The Good: The GFS forecast model pushed moisture into the Northern Plains and eastern Canadian Prairies in the 12Z model run when compared with the previous run at 6Z. This may have caused the market to move lower, but the idea that the chances of improved precipitation next week certainly is appealing. Unfortunately the model runs are putting this precipitation into the back half of the forecast, which is the least certain. As we move into next week, hopefully the precipitation is going to remain in the forecasts and actually provide some beneficial precipitation. Welcome to the weather market!
The Bad: The wheat, corn and oilseed markets responded negatively to the forecast change with the nearby and new crop contracts moving sharply lower. Spring wheat futures saw modest declines as the market decide to wait for upcoming model runs for confirmation of increased rainfall chances. The September Minneapolis contract closed down 5.5 cents per bushel to close at US$7.83 per bushel. The market is likely to be under pressure tomorrow as the trade will take some risk off the table for the weekend. That is if the forecast remains wet in the 6-10 day time frame. If the forecast turns drier, all bets would be off for Friday’s trading direction.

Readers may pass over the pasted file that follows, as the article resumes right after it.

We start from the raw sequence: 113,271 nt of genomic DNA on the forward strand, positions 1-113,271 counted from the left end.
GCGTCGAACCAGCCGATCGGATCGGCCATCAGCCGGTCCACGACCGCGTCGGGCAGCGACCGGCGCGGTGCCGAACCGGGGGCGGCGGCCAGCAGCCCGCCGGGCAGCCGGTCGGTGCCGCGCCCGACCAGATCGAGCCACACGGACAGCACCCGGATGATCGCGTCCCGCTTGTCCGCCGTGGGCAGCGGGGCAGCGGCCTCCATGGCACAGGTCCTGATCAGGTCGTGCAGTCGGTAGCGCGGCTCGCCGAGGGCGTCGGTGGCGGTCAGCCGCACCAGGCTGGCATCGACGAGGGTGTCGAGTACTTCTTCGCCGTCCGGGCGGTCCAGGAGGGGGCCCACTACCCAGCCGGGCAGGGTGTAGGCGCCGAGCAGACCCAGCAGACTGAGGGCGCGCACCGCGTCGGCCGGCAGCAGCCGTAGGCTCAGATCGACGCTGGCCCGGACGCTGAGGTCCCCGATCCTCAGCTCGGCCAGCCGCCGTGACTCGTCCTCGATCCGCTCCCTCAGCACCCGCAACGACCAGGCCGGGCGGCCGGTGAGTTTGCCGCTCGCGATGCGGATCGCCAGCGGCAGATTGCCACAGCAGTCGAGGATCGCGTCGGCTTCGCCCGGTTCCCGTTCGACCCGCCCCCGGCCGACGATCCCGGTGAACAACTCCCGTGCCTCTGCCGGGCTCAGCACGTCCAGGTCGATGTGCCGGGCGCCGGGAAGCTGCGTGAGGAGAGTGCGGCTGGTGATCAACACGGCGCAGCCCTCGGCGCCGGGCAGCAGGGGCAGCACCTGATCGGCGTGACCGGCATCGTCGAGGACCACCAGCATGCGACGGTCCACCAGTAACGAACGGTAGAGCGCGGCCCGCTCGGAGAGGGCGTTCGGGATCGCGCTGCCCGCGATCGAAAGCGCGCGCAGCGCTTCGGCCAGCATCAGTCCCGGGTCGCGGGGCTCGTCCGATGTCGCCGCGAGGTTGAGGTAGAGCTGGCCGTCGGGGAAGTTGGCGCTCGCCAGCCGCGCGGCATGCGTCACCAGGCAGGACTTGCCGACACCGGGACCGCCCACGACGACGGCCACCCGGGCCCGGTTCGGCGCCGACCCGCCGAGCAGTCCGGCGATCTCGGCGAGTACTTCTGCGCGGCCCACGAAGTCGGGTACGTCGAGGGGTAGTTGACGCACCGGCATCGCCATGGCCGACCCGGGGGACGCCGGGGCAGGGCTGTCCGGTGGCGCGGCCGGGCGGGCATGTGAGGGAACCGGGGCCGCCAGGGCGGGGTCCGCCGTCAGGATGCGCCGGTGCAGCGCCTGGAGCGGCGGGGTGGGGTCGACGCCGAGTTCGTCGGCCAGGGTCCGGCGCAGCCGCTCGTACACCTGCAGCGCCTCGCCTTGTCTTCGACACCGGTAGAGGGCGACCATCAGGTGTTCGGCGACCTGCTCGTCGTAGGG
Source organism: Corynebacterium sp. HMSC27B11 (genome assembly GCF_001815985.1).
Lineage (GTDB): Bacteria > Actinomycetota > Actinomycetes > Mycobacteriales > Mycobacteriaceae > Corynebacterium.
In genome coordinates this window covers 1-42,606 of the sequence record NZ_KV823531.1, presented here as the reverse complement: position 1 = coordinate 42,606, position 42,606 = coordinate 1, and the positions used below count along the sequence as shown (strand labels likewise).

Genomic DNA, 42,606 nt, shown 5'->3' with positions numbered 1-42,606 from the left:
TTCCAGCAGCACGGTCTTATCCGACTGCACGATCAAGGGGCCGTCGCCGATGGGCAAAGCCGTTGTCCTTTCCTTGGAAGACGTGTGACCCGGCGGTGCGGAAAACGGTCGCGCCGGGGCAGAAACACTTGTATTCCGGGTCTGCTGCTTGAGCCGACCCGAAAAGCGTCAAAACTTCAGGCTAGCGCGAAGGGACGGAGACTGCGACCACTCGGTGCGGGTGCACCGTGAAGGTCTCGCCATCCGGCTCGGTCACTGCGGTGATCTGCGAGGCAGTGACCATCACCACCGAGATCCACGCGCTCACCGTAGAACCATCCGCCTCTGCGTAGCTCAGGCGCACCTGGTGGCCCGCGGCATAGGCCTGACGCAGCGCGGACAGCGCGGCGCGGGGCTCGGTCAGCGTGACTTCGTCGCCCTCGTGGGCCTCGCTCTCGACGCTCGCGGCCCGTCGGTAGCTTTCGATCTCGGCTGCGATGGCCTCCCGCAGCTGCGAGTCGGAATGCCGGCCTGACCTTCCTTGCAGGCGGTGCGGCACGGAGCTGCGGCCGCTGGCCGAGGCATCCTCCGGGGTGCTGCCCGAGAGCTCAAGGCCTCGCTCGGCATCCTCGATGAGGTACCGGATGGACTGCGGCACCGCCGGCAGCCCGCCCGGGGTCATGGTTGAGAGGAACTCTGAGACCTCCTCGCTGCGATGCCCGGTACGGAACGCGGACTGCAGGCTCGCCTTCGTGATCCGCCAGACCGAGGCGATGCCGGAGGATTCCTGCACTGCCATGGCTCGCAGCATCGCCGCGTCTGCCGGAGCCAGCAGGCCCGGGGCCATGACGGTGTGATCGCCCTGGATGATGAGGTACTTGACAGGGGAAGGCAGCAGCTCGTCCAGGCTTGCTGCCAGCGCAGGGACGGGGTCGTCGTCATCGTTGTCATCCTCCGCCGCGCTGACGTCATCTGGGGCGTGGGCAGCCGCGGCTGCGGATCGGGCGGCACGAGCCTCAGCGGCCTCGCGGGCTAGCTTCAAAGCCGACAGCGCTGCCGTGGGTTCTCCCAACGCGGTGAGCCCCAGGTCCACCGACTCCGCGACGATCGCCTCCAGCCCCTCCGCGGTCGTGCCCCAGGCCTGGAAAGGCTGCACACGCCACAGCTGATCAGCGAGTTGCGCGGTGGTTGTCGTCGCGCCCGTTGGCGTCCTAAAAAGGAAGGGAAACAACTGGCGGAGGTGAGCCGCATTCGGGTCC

The Ugly: All it takes for a commodity to go from hero to zero is one trading day. The nearby (July) soybean oil futures pushed over 72 U.S. cents per pound in the overnight session, but plummeted back to reality when trading resumed in the regular session. July soybean oil futures closed today at 68.87 U.S. cents. Despite lower soybean markets, crush margins for new crop positions are still above the C$160 per tonne mark. This is because canola futures dropped as well in the new crop months. Watch soybean oil in trading tomorrow as lower soybean values and precipitation in the forecast would significantly pressure canal markets.